Today’s architecture has shifted from a social pattern that was inclusive of the local community to being more isolated and reliant on privacy, leaving no time (or spaces) for community social interaction at home in today’s modern world and way of life. With globalization on the upsurge, most Indian architects and designers are leaning toward the international stars of Architecture and design.
“The culture, traditions, architecture, and even the habits of our population are changing fast owing to the culture that globalization has thrust upon us. Today, our balconies have vanished, as have our courtyards, and our bazaars have given way to malls. In the process, we are losing our identity, and today, wherever in the world we are, our urban centers look alike,” IIA president Vinay Parelkar said. (The New Indian Express, 2012)
Threshold architectural spaces have always held deep cultural significance for the people of India. In-between spaces such as courtyards, stairways, and verandas can be found amid daily activities. Indians from all social backgrounds revere the house’s entrance. Transitional entryways are surrounded by distinctive front verandas that link the house and the street in the country’s diverse landscape.
The veranda mediated the public realm and the private home by lining the street edge with a permeable thickness. Every morning, the veranda is given special attention through worship and decoration, especially during holidays. The threshold was also a place to extend hospitality, where neighbors and passersby could stop for impromptu conversation. The space was an essential component of traditional homes, celebrating the culture of generosity and community.
The dividing line between private and public life was crucially bridged by the transitional area – Veranda. The gap between public and private life has widened as a result of urbanization, and the veranda has also vanished. With varying climates, the veranda took on different shapes and sizes across the country while serving the same purpose. Streets and houses typically differ in their materials and elevations when they transition from one to the other. In the last few generations, ideas about privacy and socializing have changed. Cities have also seen the emergence of new habitational styles that are more driven by economics than socio-cultural norms.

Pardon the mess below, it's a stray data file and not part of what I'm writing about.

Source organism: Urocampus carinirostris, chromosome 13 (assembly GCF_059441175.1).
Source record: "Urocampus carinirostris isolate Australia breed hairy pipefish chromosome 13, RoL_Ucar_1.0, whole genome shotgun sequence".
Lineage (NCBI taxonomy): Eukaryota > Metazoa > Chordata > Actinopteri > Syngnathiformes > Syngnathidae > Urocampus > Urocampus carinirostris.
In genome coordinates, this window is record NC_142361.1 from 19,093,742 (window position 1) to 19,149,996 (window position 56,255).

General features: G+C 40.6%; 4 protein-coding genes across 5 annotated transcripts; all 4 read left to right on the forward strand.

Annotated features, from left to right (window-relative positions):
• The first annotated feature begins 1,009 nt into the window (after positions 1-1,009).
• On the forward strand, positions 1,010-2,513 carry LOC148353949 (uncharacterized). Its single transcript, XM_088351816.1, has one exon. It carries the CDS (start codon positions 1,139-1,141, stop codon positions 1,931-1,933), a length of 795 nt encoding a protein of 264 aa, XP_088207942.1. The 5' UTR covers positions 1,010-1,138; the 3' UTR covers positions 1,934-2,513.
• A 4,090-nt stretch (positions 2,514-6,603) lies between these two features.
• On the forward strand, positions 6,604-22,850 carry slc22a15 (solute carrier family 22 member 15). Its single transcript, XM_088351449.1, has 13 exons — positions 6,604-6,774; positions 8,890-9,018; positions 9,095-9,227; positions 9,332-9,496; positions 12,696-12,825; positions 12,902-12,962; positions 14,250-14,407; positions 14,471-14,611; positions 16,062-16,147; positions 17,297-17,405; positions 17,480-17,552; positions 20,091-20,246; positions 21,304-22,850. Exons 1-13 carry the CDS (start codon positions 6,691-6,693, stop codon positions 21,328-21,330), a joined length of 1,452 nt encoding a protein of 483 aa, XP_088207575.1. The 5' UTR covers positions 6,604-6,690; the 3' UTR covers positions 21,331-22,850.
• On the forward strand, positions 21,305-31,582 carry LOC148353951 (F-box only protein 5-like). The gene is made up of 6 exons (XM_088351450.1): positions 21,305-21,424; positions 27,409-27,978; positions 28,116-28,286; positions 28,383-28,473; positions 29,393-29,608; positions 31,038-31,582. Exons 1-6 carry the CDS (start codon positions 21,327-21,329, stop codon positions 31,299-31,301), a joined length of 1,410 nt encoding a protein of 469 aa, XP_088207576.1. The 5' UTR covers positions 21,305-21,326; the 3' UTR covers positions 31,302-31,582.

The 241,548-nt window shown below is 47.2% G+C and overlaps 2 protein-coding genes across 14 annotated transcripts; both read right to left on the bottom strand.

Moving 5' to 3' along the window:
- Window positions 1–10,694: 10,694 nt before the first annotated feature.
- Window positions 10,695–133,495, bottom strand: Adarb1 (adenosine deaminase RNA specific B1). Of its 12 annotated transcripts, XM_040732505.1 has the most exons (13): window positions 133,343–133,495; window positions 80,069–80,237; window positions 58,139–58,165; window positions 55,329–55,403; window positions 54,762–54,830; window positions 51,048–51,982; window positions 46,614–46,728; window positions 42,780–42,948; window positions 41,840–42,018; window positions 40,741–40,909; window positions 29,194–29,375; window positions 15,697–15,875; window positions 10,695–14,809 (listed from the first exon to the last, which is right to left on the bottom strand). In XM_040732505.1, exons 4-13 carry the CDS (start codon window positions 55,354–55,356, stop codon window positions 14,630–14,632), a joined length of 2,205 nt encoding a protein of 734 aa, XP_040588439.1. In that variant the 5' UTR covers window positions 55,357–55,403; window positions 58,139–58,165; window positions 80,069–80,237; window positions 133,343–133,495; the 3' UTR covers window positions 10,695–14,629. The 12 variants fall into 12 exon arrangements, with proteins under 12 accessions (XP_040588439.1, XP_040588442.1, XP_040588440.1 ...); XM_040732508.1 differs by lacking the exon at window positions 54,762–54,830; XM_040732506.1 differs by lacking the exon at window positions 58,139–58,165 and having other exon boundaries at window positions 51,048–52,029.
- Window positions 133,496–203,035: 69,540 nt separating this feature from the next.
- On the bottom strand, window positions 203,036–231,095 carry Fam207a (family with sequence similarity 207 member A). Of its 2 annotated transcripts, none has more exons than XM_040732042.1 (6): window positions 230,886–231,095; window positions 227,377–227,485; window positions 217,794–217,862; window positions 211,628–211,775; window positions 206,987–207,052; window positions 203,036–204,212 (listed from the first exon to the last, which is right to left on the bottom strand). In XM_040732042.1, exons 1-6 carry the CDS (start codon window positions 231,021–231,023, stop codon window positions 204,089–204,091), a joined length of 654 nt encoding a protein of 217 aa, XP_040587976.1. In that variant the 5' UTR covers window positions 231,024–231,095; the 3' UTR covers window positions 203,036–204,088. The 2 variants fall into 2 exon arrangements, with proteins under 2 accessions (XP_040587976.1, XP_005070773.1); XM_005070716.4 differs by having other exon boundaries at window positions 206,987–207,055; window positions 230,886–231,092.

The entry foyer is a modern rendition of the veranda, a closed-off space one first walks into that is more secure for today’s deliveries and transactional conversations. Traditional ways of life and the architecture that supports them are still practiced in Indian villages, but cities respond to privatized lifestyles. A person reading a newspaper in their apartment corridor or shouting at a vendor passing by the street is not uncommon. The bustle of interconnected spaces, on the other hand, is uncommon.
Similarly, the “courtyard” typology has been around for thousands of years in our country, dating back to the Indus Valley civilization. The courtyard served as the focal point of a settlement and strengthened internal relationships while keeping the outside separate. It served as a protective barrier against the weather, enemies, and animals, which encouraged social interactions and became an important interface for all communal activities.
Modernism was founded on the principle of functionalism. Every room now served a specific purpose: a place to entertain guests, a place to eat, a place to cook, a place to sleep, a place to relax, a place to study, and so on. As a result, the traditional multipurpose courtyard in homes served no special function. By the 1960s and 1970s, the bungalow had evolved into the modern house inhabited by many middle-class families.
Traditional courtyards were designed with community values (social, cultural, and religious) in mind, and the urban design principles that shaped urbanization reflected those values. Today, the values that favored communal life and community living have given way to greater individualization. Social changes, combined with a dramatic increase in the village to town/city migrants, resulted in a shift in family structure from joint to nuclear, making the need to socialize and interact on a larger scale obsolete. Modern urban design is the physical manifestation of these changes.
Housing policies have imposed small plots, making the introduction of the courtyard difficult and taking space away from other functional spaces that are more valued today. People prefer the shorter, sheltered, air-conditioned transition spaces of modern houses to cross the open space (the courtyard) to get from one place to another. Due to a lack of available land, construction has shifted from horizontal development (planned neighborhoods) to vertical development (high-rise apartments). Due to the limited area available per flat and the high per-square-foot land rates, these high-rise buildings limit the introduction of courtyards.
It is acknowledged that high-rise apartments, large houses, and other types of housing will continue to be built and that there is no single solution for housing form or policy. However, a significant emphasis should be placed on a residential neighborhood approach that recognizes the benefits of the courtyard concept at both the building and urban design levels. This includes low-rise, high-density neighborhoods with off-street parking and homes designed to take full advantage of the climate for heating in the winter and cooling in the summer.
Unfortunately, many of the traditional architectural features that were an integral part of the streetscape and independent homes of yesteryear have been lost in today’s dense urban apartment development.